It will be competing with their opponents’ anthem “When the Spurs Go Marching In”, but according to Tim Marshall, author of “Dirty Northern Bastards, Soft Southern Bastards – The Story of Britain’s Football Chants”, it is the song that originates from the 1945 musical Carousel, not as many believe the 1963 Gerry and the Pacemakers hit, which will have the hairs standing up on the back of many fans’ necks.
“You’ll Never Walk Alone” is most closely associated with Liverpool – though Celtic fans sing it as well – and has made a comeback among their fans.
“You’ll Never Walk Alone is definitely back at Liverpool, especially post-Hillsborough,” Marshall told AFP, referring to the 1989 FA Cup semi-final when 96 Liverpool fans were crushed to death.
“The lyrics refer to higher noble aspirations and, if you have lost people, it essentially says ‘hope springs eternal in the human heart’.
“You’ll Never Walk Alone is one of the two anthems that makes the hair stand up on the back of your neck as it’s just that massive identification with the club, that long history.
“The fact scarves and flags go up with it at the same time makes it also a visual thing.”
Spurs’ chant is also sung by Southampton supporters, re-worded to “When the Saints Go Marching In” – “Leave them to argue over that one,” says Marshall – and is another to cross the Atlantic.
“‘The Saints Go Marching In’ dates back to the 1800s with the lyrics about the Apocalypse,” said Marshall.
“It is about saints marching through the gates of heaven and fire and brimstone as the world is destroyed, and claps of thunder.
“The version as we know it dates back to New Orleans jazz; 1920s jazz became very popular here in the 1950s and took hold in football – it is another English football chant that comes from the New Orleans jazz explosion.”
Come what may, though, no matter what the score, spectators inside the Metropolitano stadium and TV viewers will be treated to a singing contest.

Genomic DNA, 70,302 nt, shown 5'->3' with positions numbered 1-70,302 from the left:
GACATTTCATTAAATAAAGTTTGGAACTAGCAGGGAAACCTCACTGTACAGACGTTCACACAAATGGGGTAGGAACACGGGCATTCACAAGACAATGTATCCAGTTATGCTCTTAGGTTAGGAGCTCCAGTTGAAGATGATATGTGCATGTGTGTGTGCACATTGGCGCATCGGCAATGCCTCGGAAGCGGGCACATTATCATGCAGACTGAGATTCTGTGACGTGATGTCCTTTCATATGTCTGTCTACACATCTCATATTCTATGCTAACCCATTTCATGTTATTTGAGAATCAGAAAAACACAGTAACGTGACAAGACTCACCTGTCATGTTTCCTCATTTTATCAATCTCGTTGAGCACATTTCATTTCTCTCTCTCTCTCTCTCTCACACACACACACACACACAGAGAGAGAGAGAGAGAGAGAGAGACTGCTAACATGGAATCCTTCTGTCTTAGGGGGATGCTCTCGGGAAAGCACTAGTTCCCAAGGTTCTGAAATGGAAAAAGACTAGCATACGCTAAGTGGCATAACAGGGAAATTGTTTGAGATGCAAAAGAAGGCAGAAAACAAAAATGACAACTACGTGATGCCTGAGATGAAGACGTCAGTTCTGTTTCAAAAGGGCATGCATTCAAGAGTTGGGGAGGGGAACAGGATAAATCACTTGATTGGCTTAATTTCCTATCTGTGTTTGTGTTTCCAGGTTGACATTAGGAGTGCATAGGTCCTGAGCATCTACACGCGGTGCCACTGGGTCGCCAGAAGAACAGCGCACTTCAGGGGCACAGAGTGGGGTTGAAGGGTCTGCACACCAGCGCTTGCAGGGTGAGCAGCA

“Liverpool fans always begin to sing ‘You'll Never Walk Alone’ a minute before the end of the game,” said Marshall.
“They will sing it in a different vibe depending on whether they are winning or losing. If it is the latter it won’t be mournful, it will be resigned.
“If Liverpool have won, it will be ‘hey world, this is our song’.”
Marshall, formerly foreign editor at Sky News, says while supporters of clubs abroad also sing, it is Britain that sets the standard.
“I think they (British football fans) were the first to sing and then to chant which goes all the way back to the 1920s,” said the 60-year-old Englishman.
“It came into its prime, though, in the popular culture of the 60s – everyone knew the songs.
“The British not only pioneered it but also are the best at it for the range of songs, chants, imagination and humour, you name it.”
They are a discerning crowd too. Fans of Wolverhampton Wanderers rejected the great English composer Edward Elgar’s tribute to the team, “We’ll Bang the Leather for Goal” – rather ungrateful given that he used to bicycle 48 miles (77 kilometres) from Malvern to watch them play.
Marshall, who cites West Ham’s “Forever Blowing Bubbles” and “Goodnight Irene”, Bristol Rovers’ mournful tune by three-time jailbird Lead Belly about love and suicide as other American songs to have been adopted by supporters, says fans do not think twice about singing along with thousands of others as he does week in week out with Leeds fans.
“That feeling of community and togetherness and identity and tribalism is very strong,” he says.
“It feels ethereal. On really big nights it is tangible, it’s as if you can feel it.
“Ethereal doesn’t create another degree of existence, that would be going too far, but it creates another dimension inside that bowl or stadium which the outside world has nothing to do with.
“This encased mix of sounds, vision, noises, smell and another thing created by belief, passion, is what hangs in the air and everybody feels it almost telepathically.
“It is special, there is nothing like it.”